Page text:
Ubiquinol vs CoQ10 - What's the Difference?
CoQ10 Exists in Your Body Primarily in Two Forms:
If you’ve been researching CoQ10, you have likely noticed that there are two forms of CoQ10 supplements available: ubiquinone and ubiquinol.
- Ubiquinone (the oxidized form of CoQ10)
- Ubiquinol (the reduced form of CoQ10)
Your body utilizes both forms of CoQ10 and is constantly converting between ubiquinone and ubiquinol depending on its current need.
Studies show that when we are young, our bodies synthesize ubiquinone well, converting it readily to ubiquinol. But as we get older, the body's ability to convert ubiquinone to ubiquinol can diminish. Ubiquinol supplements contain a form of CoQ10 that has already been converted to its antioxidant form, ubiquinol – the form that fights excess free radicals and can help protect the body's cells from damage.
Oxidation is a normal process both in nature and in the human body. We see it at work in nature when a sliced apple turns brown or when iron rusts. In the human body, excess oxidation can damage healthy cells. Our bodies are designed for this process and are constantly producing new cells to replace the old. However, as we age and are exposed to certain environmental factors, the oxidation process can overwhelm the body’s ability to cope with it. Oxidation can lead to the formation of excess free radicals, unstable molecules that can cause cell damage. Ubiquinol is a powerful antioxidant that helps fight against free radicals.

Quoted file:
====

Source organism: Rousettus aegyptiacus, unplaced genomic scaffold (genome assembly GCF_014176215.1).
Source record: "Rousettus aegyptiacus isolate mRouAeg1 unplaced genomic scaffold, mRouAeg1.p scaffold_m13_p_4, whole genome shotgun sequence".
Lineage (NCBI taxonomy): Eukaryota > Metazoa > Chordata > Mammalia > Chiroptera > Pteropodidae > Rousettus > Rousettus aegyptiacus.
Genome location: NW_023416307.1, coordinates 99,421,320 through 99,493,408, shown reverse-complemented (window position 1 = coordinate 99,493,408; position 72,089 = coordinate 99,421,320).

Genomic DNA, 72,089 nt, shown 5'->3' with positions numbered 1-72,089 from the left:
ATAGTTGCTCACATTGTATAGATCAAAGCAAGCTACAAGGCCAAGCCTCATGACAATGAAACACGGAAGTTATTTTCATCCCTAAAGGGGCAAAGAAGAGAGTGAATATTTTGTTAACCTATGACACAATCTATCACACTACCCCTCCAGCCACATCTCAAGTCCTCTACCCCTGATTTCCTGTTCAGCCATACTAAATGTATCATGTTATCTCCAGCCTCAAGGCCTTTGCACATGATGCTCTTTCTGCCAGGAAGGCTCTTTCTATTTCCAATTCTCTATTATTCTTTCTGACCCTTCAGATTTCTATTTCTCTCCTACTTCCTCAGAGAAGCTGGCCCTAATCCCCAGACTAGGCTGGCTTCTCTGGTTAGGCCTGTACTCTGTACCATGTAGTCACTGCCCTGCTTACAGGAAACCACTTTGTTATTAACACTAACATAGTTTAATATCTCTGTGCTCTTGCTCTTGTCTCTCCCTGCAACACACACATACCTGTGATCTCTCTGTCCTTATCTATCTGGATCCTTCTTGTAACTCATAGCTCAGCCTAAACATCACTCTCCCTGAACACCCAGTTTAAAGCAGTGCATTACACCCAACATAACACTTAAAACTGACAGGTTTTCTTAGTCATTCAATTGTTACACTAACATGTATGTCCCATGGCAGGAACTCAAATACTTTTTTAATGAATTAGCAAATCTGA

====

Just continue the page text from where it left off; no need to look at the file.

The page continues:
It's important to note that our Qunol Ultra and Mega are both water and fat-soluble and are better absorbed than a regular¹ form of CoQ10.
These statements have not been evaluated by the Food and Drug Administration. This product is not intended to diagnose, treat, cure, or prevent any disease.
1 Regular CoQ10 refers to unsolubilized ubiquinone in oil suspensions in soft gels and/or powder filled capsules/tablets